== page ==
Iowa’s two U.S. senators are working to expand the U.S. Department of Agriculture’s disaster relief program to include stored grain. Farmers say that could help their losses because of flooding along the Missouri River and its tributaries.
On a Thursday conference call with media, Republican Sen. Joni Ernst said she and Sen. Chuck Grassley are working to get the U.S. Department of Agriculture’s disaster assistance program to cover stored grain, not just crops in the field.
“It doesn’t cover harvested crops that are lost while in storage, like what has happened to so many of our farmers,” Ernst said. “Our amendment is a simple fix to ensure that a harvested crop is covered too.”
Dustin Sheldon farms corn and soybeans in southwest Iowa’s Fremont County. He says flooding has broken some of his grain bins and he’s not yet sure how many bushels he’s lost. He says relief for grain is critical for farmers in southwest Iowa.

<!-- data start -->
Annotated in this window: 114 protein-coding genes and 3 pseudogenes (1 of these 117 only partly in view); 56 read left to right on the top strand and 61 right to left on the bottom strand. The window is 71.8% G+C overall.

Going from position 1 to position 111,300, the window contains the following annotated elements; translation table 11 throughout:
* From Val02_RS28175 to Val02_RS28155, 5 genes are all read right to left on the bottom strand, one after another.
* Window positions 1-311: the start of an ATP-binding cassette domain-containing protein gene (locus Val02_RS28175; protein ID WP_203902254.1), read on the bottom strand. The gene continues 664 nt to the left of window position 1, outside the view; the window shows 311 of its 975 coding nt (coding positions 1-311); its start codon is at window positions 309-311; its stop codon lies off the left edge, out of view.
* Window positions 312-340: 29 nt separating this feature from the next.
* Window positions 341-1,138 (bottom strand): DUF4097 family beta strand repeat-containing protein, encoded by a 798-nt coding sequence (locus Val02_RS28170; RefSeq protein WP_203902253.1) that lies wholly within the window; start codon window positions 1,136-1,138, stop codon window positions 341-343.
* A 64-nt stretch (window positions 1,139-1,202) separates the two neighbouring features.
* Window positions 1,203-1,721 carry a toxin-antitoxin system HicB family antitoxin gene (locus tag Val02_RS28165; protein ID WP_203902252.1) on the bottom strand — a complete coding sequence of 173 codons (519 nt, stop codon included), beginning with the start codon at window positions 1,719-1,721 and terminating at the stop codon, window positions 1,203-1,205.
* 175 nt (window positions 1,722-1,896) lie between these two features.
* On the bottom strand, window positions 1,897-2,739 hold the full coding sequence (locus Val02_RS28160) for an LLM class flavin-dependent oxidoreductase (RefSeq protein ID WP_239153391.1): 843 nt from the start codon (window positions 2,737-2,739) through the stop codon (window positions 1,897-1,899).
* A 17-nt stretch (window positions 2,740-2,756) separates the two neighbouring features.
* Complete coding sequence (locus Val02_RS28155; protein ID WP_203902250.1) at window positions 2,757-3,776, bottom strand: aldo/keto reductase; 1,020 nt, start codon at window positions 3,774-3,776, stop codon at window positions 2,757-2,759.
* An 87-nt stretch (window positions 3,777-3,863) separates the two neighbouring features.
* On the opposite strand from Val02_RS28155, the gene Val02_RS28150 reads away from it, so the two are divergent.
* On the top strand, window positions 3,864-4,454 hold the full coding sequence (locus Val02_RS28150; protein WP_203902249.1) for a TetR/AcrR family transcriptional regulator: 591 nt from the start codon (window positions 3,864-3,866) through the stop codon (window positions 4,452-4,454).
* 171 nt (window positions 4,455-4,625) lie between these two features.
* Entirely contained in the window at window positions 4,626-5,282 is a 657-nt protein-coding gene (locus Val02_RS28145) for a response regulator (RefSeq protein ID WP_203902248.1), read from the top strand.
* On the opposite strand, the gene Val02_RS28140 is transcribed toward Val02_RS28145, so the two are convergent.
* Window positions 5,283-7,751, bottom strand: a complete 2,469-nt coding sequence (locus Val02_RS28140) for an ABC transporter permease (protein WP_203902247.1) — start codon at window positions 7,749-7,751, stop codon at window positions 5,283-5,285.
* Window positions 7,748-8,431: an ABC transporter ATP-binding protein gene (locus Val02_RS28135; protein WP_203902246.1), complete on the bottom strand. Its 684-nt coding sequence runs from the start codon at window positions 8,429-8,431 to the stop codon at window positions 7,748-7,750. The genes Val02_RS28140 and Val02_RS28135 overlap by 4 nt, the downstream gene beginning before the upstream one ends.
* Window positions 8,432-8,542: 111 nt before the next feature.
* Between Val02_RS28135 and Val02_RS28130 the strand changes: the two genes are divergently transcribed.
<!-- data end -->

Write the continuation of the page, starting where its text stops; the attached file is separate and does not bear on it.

“There’s guys that have $750-800,000 worth of grain that’s broken. It’s in the water. It’s destroyed. And [they] don’t know what they’re going to be able to salvage out of that,” Sheldon said.
Sheldon says with money borrowed on that grain, relief from the Department of Ag. could be the difference between farmers selling out and leaving farming, or being able to stay in the business.
Ernst is also pushing for a bill that would make people hit hard by flooding eligible for tax benefits.
Earlier this week, the Senate stalled on a $13 billion disaster aid package that would help people in Iowa and the Midwest affected by flooding. The bill, which would also provide aid to Puerto Rico, got held up because Democrats believed it did not give Puerto Rico enough help.
Asked if a compromise could be reached to help Iowa get disaster aid and also help Puerto Rico, Ernst said she thinks there could be.
“There has been disaster assistance for Puerto Rico already and all of those dollars are yet to be spent,” Ernst said. “So why don’t we focus on those that have suffered from the devastation of 2018, a number of our southern states, the Carolinas, Iowa, Nebraska. So many families need immediate attention, so yes, there can be a compromise.”
She said there were dollars allocated to Puerto Rico in Chair Richard Shelby’s, R-Alabama, disaster relief package, but, “It wasn’t as extensive as the Democrats wanted.”